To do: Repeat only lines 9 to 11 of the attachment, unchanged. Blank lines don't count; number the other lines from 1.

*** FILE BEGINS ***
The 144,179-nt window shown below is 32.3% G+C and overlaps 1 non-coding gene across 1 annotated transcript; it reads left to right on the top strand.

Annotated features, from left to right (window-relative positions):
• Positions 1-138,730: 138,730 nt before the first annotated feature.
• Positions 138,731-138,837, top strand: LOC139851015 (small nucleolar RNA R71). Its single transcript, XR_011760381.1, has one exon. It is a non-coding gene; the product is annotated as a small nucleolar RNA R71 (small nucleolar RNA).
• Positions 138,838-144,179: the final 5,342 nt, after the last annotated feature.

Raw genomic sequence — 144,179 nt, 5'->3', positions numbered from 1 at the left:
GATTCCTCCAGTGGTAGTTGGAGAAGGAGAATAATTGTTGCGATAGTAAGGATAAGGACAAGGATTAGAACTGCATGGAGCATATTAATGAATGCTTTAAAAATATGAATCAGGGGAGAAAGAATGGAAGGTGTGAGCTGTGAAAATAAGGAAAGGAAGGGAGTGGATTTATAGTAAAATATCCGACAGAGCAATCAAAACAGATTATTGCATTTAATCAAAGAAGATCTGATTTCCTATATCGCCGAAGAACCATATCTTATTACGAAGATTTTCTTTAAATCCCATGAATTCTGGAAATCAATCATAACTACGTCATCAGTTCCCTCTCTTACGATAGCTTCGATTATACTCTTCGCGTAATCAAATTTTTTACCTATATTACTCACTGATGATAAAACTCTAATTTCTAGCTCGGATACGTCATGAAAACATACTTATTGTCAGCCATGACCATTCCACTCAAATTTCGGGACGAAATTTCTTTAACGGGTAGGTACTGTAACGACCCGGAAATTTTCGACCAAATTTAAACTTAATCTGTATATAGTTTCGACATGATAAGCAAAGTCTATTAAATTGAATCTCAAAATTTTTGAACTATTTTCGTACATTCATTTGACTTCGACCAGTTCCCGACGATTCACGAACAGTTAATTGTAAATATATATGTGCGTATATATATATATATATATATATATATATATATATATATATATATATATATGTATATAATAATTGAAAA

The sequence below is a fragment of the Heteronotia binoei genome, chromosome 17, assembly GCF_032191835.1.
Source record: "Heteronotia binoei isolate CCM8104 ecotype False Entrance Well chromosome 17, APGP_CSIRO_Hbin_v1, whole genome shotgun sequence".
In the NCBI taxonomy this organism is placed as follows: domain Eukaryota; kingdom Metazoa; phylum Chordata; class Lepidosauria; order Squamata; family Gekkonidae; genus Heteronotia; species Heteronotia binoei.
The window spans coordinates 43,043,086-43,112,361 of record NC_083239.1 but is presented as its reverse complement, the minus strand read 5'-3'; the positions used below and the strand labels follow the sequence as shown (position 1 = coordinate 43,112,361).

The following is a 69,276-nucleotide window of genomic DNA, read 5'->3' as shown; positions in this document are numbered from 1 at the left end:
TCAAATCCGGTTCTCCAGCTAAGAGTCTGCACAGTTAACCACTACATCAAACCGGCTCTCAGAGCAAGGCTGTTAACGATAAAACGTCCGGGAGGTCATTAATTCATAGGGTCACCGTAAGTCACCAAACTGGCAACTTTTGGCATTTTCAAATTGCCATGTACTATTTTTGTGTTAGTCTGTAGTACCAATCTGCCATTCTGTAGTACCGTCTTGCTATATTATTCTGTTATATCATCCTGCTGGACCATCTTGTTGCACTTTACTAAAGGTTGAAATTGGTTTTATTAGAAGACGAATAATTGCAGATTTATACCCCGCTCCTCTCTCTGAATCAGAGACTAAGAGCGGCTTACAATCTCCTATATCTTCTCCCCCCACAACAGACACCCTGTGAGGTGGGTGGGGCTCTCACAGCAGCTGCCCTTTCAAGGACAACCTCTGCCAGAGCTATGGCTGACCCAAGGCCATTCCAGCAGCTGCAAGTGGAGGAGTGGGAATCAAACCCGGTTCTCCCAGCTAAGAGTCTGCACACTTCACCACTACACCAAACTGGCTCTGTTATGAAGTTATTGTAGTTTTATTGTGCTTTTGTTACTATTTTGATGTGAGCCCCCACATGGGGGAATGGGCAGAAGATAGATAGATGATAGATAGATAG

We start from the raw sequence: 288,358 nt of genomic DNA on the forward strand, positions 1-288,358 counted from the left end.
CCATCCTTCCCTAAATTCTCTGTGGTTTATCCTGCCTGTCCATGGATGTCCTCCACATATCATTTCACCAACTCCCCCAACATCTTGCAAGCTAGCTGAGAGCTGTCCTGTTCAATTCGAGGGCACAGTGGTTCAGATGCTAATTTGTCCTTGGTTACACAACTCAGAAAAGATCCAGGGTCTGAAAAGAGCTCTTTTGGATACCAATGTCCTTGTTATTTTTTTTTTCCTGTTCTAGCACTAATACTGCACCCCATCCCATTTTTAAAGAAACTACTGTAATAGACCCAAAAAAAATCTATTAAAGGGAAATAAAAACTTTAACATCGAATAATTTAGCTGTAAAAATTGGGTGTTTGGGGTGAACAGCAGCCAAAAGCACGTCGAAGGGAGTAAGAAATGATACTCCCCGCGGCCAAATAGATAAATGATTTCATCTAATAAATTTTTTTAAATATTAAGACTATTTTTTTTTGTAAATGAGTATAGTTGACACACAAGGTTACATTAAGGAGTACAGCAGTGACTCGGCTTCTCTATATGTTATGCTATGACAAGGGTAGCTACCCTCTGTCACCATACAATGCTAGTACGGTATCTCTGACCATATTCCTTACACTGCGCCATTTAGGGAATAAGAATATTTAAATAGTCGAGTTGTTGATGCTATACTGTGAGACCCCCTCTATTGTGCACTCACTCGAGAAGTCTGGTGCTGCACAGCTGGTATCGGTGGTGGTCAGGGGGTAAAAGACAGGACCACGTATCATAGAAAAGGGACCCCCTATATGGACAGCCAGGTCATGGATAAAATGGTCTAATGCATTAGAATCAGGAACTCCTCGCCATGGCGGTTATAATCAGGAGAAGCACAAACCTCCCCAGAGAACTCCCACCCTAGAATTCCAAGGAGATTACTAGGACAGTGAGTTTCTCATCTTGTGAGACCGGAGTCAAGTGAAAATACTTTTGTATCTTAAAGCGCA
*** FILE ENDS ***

Source record: "Heteronotia binoei isolate CCM8104 ecotype False Entrance Well chromosome 17, APGP_CSIRO_Hbin_v1, whole genome shotgun sequence".
In the NCBI taxonomy this organism is placed as follows: domain Eukaryota; kingdom Metazoa; phylum Chordata; class Lepidosauria; order Squamata; family Gekkonidae; genus Heteronotia; species Heteronotia binoei.
The window spans coordinates 43,043,086-43,112,361 of record NC_083239.1 but is presented as its reverse complement, the minus strand read 5'-3'; the positions used below and the strand labels follow the sequence as shown (position 1 = coordinate 43,112,361).